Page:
City Council Speaker Corey Johnson’s new bill is a ‘roadmap to breaking the car culture’

May 21, 2019

City Council Speaker Corey Johnson’s comprehensive “complete streets” bill arrives just three months after he proposed a five-year plan to make New Yorkers who take mass transit, walk and bike a priority over motor vehicle drivers. Johnson plans to introduce legislation next week that would require city officials to build 150 miles of dedicated bus lanes and 250 miles of protected bike lanes within a five year period, Streetsblog reports. Johnson said, “I want to completely revolutionize how we share our street space, and that’s what this bill does. This is a roadmap to breaking the car culture in a thoughtful, comprehensive way.”

Via Flickr cc 

Though New York City has expanded its bike lane network under mayors Bloomberg and de Blasio, city streets remain dangerous for bikers. Bill de Blasio’s Department of Transportation built almost 25 miles of protected bike lanes in 2017 but less than 20 miles were built last year. The department has committed to at least 10 miles of new protected bike lanes each year.

Piecemeal improvements have been slow because the impact on private vehicle speeds and parking issues has been carefully considered with each new improvement. Johnson, who will likely be a mayoral candidate in 2021, hopes to change that status quo. Other than a mention of “traffic congestion,” Johnson’s bill aims to counter-balance the current prevalence of cars and drivers.

The bill goes much further than the current administration’s efforts, setting priorities that favor the “safety of pedestrians and individuals using bicycles; access to and use of public transit; reduction of traffic congestion and emissions; and improving access to streets, sidewalks, public spaces, and mass transit for individuals with reduced mobility, hearing, or visual impairments” at every level.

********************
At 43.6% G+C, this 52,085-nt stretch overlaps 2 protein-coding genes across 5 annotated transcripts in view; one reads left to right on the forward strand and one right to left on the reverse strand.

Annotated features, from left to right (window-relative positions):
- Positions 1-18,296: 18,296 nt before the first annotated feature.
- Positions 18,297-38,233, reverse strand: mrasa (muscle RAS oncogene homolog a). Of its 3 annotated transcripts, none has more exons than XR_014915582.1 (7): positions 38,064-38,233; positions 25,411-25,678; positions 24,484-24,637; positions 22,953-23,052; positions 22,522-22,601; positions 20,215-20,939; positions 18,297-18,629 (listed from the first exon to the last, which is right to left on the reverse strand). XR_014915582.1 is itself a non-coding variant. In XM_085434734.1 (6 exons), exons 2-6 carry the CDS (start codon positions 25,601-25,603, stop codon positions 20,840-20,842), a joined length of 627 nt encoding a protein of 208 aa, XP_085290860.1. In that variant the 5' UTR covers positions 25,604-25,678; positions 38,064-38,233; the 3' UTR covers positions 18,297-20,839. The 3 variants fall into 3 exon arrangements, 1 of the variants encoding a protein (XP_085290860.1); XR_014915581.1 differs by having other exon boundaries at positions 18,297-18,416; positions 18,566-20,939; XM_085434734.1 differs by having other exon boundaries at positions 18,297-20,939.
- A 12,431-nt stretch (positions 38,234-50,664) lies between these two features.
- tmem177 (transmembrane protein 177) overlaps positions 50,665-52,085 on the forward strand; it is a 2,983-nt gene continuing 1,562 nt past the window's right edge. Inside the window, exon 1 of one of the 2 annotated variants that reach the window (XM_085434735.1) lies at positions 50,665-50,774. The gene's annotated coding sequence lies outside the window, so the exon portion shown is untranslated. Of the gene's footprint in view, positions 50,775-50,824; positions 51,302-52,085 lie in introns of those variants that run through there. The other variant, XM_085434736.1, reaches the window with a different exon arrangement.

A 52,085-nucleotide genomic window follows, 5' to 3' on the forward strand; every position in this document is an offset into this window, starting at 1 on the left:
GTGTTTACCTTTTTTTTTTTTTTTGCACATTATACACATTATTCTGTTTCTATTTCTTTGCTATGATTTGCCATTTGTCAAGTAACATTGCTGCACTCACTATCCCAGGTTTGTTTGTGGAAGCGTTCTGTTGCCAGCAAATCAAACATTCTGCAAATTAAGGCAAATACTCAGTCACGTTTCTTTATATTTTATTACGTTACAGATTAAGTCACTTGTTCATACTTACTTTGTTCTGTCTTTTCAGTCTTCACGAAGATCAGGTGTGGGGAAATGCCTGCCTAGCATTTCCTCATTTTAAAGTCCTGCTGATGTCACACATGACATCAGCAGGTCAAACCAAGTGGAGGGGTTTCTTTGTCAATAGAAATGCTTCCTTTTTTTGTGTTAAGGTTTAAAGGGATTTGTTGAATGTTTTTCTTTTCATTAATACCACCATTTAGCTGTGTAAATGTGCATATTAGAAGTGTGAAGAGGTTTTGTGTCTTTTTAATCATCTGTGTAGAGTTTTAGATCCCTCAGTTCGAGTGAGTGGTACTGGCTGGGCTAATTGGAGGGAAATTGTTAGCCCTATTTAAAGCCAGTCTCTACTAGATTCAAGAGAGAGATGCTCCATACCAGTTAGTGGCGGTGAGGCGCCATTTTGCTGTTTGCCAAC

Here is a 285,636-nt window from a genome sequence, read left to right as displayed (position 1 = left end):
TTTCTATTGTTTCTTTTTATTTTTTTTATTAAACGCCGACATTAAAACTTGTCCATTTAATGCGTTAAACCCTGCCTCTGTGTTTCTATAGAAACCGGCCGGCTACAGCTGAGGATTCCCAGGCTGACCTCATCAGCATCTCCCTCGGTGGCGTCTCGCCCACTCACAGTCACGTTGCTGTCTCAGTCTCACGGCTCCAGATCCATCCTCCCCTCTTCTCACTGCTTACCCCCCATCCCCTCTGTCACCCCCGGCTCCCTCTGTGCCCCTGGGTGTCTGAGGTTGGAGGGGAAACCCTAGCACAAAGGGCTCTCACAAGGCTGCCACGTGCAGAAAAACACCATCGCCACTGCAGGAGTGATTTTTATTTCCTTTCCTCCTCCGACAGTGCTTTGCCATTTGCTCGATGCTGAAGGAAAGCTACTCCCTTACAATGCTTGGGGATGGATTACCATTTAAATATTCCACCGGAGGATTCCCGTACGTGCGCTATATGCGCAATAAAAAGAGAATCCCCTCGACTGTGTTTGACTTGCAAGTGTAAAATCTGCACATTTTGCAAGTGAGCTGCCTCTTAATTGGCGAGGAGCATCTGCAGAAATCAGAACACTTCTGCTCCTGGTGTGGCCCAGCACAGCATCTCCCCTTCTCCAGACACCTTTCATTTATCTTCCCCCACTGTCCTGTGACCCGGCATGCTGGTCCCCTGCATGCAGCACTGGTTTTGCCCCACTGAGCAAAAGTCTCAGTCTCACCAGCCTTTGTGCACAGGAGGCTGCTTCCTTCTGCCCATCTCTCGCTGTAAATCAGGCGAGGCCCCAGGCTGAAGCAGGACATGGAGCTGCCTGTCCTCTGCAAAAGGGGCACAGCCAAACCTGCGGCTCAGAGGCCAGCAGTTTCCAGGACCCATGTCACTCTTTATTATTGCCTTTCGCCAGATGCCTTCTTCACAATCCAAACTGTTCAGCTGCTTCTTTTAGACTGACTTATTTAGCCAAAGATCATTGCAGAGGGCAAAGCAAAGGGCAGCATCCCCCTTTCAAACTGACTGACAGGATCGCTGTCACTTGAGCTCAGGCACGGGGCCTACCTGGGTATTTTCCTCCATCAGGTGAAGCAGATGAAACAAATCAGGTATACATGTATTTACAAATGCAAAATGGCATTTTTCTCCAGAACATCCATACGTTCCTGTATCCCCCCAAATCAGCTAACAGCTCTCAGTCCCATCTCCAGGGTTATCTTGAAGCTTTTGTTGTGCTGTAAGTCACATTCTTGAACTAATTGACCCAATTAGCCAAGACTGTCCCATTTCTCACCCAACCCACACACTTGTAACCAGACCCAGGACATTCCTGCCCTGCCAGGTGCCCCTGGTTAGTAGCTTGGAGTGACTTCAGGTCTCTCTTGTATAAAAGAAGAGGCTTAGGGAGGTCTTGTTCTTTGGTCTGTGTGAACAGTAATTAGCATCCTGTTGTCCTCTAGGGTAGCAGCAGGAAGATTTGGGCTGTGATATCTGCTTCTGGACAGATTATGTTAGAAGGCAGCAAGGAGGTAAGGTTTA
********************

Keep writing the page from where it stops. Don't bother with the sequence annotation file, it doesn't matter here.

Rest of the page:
The bill asks that the DOT release its first plan in October, with more specific plans on how it will achieve the following imperatives within five years:

  • at least 150 miles of protected bus lanes;
  • at least 1,000 intersections with signal priority for buses;
  • at least 250 miles of protected bicycle lanes, or 50 per year;
  • citywide bus stop upgrades;
  • commercial-loading-zone reforms that prioritize people who don’t drive.
  • By 2021, the agency must double the city’s total pedestrian-plaza acreage, and add 12 new “shared streets,” with speed limits not to exceed five miles per hour.

The bill’s 10-year goals are as follows:

  • a completely connected bike network;
  • protected bus lanes everywhere feasible;
  • “accessible pedestrians signals” at all relevant interactions;
  • compliance with ADA accessibility at all intersections.
  • the creation of a metric for the safety of the bike network, called the “bicycle-network connectivity index.”

Advocates hope a citywide approach will alleviate the prohibitive effect of community-board opposition to bike lanes and other projects that don’t favor cars. DOT spokesman Scott Gastel said the agency is reviewing the bill, and said the current administration remains committed to reducing traffic accidents and improving and speeding up bus service, most recently with the mayor’s pledge to improve bus speeds by 25 percent in the coming year.

[Via Streetsblog]


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